“Our entrepreneurs are providing us with over half the deals that we are doing,” says managing partner Chris Arsenault, adding that much of the other half comes to us from referrals from our existing investors and co-investors. “The new entrepreneur gets introduced to us through an existing portfolio CEO, because we already trust our portfolio company.”

An introduction to Mr. Arsenault or one of his partners is only the beginning of a long vetting process. His firm often spends months working with and advising prospects before writing a cheque.

“When we start working with someone or providing them with insights, we get a better feel for what they do with those contacts,” he says. “It's basically pre-due-diligence, where we get a feel for how they work and act, and at the same time it helps their business, and they get a better feel for how we work and act.”

Innovacorp

  • Fund size: $60-million
  • Based in: Halifax
  • Active portfolio companies: 26
  • Investment location: Nova Scotia
  • Stage: Early stage and seed round
  • Fields: Life sciences, communications technology, clean technology and ocean technology

Innovacorp was founded in 1995, as a provincial crown corporation to provide seed and early stage funding to companies in Nova Scotia’s burgeoning technology industry. “There is a gap in the private sector risk-capital community in terms of early stage risk capital, and that is precisely the role that Innovacorp was made to fill,” president and CEO Steve Duff says.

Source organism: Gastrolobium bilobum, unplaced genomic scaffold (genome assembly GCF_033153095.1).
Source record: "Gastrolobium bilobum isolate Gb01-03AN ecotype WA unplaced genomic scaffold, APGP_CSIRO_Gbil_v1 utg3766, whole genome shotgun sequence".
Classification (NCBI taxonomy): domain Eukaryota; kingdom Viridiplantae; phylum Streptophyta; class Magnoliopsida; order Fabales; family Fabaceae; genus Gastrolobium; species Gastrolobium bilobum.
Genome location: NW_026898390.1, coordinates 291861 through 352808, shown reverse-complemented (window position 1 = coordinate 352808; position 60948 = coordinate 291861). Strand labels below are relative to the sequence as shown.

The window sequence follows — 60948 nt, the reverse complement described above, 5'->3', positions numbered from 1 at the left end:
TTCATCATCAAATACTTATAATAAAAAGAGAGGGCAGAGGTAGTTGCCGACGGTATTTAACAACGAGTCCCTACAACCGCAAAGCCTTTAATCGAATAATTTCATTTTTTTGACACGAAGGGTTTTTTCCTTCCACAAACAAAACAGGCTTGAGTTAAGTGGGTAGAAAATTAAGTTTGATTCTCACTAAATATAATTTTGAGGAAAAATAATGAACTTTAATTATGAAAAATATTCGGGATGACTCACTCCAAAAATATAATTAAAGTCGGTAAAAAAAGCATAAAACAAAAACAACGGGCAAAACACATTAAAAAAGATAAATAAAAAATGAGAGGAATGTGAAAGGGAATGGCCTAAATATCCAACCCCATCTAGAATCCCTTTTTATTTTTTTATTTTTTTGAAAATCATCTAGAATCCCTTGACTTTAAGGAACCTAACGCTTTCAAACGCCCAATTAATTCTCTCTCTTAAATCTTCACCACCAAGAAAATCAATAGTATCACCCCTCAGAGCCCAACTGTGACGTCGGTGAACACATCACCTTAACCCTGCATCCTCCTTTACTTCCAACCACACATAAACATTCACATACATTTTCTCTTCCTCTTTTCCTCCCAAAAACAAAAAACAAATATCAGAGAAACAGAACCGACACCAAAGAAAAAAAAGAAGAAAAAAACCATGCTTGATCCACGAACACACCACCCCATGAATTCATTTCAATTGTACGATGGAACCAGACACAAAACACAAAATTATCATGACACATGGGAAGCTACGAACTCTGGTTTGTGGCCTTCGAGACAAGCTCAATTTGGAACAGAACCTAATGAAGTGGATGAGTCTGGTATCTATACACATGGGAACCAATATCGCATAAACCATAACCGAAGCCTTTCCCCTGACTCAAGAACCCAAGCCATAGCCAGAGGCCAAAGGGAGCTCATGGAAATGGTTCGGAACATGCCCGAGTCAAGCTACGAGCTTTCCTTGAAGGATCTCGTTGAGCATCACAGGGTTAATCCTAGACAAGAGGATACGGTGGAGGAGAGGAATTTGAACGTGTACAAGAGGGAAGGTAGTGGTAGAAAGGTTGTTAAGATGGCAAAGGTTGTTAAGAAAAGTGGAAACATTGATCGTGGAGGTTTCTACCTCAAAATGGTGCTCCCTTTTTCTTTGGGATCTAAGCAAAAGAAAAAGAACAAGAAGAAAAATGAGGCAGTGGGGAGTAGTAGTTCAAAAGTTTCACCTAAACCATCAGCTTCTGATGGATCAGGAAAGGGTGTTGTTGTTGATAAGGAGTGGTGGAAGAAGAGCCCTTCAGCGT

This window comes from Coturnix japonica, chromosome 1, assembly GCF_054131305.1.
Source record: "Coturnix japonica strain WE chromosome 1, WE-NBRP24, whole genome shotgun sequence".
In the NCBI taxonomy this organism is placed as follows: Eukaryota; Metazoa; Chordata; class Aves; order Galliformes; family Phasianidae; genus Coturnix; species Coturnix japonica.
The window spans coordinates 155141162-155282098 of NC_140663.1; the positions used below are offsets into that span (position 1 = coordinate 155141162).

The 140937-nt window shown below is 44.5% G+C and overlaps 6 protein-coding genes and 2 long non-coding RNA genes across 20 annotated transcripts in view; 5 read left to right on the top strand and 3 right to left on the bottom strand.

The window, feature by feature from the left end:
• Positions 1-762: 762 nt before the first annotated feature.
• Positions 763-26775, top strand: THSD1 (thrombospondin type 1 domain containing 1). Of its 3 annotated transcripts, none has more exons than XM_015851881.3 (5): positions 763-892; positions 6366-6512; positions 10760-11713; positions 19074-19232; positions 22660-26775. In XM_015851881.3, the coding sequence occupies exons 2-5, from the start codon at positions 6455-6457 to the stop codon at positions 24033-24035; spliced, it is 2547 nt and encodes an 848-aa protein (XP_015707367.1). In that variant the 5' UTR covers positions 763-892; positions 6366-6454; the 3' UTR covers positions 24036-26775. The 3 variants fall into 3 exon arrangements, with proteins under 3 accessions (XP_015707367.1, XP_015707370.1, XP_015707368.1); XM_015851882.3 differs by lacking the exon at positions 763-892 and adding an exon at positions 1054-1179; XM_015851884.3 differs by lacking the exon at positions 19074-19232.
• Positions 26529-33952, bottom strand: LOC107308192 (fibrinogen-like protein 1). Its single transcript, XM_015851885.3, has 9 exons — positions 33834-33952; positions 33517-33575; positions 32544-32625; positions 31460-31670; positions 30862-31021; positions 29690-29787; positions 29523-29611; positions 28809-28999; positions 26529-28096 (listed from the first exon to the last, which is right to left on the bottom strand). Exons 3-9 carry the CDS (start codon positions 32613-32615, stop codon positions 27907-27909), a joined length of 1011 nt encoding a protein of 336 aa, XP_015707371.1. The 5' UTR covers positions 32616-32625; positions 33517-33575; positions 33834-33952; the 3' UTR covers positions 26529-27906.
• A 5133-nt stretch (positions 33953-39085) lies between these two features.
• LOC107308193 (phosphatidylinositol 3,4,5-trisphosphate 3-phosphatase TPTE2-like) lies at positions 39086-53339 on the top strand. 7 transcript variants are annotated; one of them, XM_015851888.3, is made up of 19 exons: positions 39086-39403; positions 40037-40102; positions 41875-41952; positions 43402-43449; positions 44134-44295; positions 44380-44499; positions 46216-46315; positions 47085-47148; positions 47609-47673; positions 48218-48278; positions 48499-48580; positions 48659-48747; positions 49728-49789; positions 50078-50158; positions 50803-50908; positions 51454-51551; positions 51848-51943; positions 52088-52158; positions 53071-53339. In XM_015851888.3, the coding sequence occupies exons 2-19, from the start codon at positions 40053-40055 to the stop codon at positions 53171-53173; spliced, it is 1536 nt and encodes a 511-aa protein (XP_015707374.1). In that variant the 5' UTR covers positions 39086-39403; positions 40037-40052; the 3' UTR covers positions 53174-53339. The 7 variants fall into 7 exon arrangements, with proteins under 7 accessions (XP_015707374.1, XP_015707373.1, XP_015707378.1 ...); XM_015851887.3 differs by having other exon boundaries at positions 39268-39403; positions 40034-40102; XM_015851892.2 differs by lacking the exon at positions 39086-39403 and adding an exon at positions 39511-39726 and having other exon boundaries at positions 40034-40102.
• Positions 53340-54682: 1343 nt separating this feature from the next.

Mr. Duff adds that many of Innovacorp’s prospects are sourced proactively, through networking events in the startup community, engagement with industry associations and through hosting entrepreneur competitions. “We try to work with these early entrepreneurs to get the company shaped to a point where we feel it's a venture-grade opportunity.”

Innovacorp’s board looks for five aspects before making an investment: strength of the team, intellectual property, scalability, competitive advantage, and a well-thought-out plan.

OMERS Ventures

  • Fund opened: 2011
  • Fund size: $400-million
  • Based in: Toronto
  • Active portfolio companies: 19
  • Investment location: Global
  • Stage: Early to late
  • Field: Technology

As the largest, most active venture investor in the country, OMERS Ventures doesn’t have to spend much of its energy seeking out investment opportunities.